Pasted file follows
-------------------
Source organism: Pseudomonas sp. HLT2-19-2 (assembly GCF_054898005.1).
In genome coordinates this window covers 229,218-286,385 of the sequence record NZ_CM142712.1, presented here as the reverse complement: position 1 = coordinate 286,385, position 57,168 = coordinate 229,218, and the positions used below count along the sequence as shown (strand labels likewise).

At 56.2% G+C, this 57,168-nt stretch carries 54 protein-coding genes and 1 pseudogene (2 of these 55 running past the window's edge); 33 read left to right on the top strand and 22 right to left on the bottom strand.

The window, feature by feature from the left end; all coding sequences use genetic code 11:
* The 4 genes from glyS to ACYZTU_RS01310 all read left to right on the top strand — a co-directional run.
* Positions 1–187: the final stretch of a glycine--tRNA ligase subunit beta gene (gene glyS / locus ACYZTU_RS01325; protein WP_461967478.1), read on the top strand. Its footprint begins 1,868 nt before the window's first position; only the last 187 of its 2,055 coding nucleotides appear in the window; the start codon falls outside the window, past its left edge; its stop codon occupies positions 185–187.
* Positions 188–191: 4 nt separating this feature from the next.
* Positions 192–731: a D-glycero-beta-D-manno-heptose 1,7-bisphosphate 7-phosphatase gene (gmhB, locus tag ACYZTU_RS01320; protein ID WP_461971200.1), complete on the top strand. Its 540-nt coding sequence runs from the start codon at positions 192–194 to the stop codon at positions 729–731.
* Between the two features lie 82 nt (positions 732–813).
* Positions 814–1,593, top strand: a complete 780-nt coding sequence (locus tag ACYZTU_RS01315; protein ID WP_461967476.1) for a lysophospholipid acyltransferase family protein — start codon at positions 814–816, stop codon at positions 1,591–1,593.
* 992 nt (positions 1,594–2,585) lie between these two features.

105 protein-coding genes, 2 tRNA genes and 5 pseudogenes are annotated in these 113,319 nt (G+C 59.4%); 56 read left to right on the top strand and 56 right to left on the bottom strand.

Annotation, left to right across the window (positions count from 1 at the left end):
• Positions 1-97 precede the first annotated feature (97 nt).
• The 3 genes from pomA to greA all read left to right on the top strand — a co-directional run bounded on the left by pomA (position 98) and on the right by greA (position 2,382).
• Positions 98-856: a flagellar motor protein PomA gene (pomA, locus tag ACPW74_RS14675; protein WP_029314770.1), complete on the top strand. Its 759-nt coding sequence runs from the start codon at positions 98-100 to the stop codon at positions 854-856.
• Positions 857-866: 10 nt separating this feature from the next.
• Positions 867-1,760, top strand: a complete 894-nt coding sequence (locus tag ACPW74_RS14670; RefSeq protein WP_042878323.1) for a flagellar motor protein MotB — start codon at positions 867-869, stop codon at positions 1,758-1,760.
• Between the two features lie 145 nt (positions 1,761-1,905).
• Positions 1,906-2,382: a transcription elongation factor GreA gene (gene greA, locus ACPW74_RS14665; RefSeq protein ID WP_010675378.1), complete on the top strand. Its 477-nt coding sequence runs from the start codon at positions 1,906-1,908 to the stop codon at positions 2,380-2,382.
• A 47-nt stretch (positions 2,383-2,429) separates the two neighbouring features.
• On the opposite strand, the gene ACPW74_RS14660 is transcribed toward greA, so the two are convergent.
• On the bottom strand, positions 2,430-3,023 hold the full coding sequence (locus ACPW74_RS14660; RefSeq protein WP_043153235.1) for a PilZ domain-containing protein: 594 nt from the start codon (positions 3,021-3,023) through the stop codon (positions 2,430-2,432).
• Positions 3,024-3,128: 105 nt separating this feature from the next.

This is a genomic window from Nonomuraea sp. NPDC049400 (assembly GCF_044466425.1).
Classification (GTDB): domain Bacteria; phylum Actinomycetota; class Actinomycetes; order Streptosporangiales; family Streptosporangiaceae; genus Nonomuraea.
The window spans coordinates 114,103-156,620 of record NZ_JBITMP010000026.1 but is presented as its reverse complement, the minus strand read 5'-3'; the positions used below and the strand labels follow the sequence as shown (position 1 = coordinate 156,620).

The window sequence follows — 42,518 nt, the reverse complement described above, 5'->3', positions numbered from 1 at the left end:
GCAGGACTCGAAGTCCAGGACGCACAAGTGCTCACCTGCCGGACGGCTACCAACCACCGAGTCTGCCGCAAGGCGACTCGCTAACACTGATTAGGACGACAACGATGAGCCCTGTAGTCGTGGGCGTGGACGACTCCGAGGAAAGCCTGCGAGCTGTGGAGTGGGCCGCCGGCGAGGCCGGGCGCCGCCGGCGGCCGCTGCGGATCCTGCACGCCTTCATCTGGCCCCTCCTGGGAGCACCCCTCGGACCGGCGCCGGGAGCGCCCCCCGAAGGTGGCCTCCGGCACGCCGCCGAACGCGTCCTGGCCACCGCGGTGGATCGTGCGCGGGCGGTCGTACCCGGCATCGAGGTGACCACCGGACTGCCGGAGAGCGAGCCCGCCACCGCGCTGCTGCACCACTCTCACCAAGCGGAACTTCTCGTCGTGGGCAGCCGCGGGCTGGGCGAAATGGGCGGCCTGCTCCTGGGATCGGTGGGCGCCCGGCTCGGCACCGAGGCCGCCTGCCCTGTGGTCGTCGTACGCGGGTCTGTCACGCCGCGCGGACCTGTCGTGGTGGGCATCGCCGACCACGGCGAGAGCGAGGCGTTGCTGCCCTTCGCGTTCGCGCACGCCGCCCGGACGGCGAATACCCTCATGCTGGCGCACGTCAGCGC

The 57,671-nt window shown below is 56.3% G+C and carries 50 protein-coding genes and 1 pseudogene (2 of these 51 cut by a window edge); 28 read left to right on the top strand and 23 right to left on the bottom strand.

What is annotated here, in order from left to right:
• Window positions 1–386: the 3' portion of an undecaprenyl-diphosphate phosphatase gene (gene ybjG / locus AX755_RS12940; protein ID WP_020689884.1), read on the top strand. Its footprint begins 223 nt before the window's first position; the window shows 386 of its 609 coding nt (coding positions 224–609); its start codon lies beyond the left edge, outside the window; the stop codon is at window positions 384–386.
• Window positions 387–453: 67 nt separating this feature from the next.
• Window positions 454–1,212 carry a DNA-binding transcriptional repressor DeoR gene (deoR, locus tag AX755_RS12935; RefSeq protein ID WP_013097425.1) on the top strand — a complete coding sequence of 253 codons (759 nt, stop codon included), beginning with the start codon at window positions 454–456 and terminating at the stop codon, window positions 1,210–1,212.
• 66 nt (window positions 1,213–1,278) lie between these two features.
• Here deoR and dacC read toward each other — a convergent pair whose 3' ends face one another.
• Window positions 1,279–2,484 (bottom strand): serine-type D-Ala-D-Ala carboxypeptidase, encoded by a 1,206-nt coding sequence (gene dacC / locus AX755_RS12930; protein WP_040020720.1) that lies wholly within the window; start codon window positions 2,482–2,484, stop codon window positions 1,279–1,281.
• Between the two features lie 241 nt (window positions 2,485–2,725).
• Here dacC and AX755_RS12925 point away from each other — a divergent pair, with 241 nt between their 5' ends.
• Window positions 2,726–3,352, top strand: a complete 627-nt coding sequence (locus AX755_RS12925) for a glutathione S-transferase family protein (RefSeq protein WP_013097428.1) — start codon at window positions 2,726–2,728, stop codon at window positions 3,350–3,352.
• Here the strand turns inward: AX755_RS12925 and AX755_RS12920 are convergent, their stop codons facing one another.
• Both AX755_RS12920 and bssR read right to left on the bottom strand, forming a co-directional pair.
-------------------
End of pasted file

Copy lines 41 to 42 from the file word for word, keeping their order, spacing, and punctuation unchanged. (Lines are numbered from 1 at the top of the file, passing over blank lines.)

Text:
• Here the strand turns inward: AX755_RS12925 and AX755_RS12920 are convergent, their stop codons facing one another.
• Both AX755_RS12920 and bssR read right to left on the bottom strand, forming a co-directional pair.